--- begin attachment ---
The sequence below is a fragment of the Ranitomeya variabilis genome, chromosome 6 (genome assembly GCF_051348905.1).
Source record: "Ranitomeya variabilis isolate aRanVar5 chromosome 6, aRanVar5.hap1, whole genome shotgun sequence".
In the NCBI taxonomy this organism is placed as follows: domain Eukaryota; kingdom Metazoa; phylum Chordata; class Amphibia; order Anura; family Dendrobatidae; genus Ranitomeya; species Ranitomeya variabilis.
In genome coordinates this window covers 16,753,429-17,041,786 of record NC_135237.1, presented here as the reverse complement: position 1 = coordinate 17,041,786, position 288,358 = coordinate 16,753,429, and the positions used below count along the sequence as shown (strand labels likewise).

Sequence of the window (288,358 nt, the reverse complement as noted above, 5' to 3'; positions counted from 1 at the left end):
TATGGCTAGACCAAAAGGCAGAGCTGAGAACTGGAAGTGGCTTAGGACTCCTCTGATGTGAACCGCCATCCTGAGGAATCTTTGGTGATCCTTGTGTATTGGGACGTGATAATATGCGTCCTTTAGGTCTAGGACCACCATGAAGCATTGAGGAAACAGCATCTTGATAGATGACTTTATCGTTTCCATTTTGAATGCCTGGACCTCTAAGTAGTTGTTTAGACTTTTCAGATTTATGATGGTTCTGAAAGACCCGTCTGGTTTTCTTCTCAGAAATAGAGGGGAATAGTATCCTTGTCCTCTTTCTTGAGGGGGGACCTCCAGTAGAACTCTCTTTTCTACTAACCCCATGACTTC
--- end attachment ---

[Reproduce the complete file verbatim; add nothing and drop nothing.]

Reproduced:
The sequence below is a fragment of the Ranitomeya variabilis genome, chromosome 6 (genome assembly GCF_051348905.1).
Source record: "Ranitomeya variabilis isolate aRanVar5 chromosome 6, aRanVar5.hap1, whole genome shotgun sequence".
In the NCBI taxonomy this organism is placed as follows: domain Eukaryota; kingdom Metazoa; phylum Chordata; class Amphibia; order Anura; family Dendrobatidae; genus Ranitomeya; species Ranitomeya variabilis.
In genome coordinates this window covers 16,753,429-17,041,786 of record NC_135237.1, presented here as the reverse complement: position 1 = coordinate 17,041,786, position 288,358 = coordinate 16,753,429, and the positions used below count along the sequence as shown (strand labels likewise).

Sequence of the window (288,358 nt, the reverse complement as noted above, 5' to 3'; positions counted from 1 at the left end):
TATGGCTAGACCAAAAGGCAGAGCTGAGAACTGGAAGTGGCTTAGGACTCCTCTGATGTGAACCGCCATCCTGAGGAATCTTTGGTGATCCTTGTGTATTGGGACGTGATAATATGCGTCCTTTAGGTCTAGGACCACCATGAAGCATTGAGGAAACAGCATCTTGATAGATGACTTTATCGTTTCCATTTTGAATGCCTGGACCTCTAAGTAGTTGTTTAGACTTTTCAGATTTATGATGGTTCTGAAAGACCCGTCTGGTTTTCTTCTCAGAAATAGAGGGGAATAGTATCCTTGTCCTCTTTCTTGAGGGGGGACCTCCAGTAGAACTCTCTTTTCTACTAACCCCATGACTTC